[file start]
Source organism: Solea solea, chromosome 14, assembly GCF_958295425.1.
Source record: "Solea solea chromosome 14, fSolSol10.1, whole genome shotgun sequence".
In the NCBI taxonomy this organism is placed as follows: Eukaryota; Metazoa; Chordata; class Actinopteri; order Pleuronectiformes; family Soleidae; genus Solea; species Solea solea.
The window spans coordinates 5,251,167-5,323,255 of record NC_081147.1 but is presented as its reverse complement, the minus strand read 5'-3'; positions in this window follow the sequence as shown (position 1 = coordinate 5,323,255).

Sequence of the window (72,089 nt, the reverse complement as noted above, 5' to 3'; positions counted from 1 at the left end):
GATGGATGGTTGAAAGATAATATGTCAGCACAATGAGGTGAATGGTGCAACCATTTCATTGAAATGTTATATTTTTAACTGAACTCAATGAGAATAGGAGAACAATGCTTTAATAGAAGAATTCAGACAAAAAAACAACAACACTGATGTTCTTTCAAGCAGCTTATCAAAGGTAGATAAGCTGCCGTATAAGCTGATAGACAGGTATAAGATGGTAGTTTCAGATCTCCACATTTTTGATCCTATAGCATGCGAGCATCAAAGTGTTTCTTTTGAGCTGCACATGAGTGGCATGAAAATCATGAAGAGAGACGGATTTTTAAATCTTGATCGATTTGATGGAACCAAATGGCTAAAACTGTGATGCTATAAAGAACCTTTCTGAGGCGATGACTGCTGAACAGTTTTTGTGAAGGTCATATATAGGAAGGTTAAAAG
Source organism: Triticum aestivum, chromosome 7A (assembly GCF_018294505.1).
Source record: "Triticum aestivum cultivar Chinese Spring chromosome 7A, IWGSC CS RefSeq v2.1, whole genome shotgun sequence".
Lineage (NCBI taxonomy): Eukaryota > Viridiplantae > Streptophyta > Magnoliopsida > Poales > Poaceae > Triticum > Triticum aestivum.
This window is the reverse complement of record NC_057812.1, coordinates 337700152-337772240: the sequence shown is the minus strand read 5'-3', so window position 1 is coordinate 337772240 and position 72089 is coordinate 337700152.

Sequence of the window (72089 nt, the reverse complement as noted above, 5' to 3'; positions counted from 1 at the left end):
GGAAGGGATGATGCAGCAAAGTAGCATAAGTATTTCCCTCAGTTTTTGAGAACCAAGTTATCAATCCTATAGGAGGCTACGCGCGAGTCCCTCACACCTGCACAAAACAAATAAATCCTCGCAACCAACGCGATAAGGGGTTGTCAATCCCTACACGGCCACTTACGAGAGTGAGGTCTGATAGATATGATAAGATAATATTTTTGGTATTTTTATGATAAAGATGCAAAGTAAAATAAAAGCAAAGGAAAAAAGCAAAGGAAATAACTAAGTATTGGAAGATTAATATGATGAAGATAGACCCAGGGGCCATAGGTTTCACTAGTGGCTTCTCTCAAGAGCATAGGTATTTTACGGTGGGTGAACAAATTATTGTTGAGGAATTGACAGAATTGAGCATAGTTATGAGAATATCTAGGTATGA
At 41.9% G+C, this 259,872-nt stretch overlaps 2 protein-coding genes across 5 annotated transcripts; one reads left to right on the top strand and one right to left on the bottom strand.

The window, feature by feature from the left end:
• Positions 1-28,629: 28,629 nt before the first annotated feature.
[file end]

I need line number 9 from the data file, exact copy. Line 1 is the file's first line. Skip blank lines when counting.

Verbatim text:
Lineage (NCBI taxonomy): Eukaryota > Viridiplantae > Streptophyta > Magnoliopsida > Poales > Poaceae > Triticum > Triticum aestivum.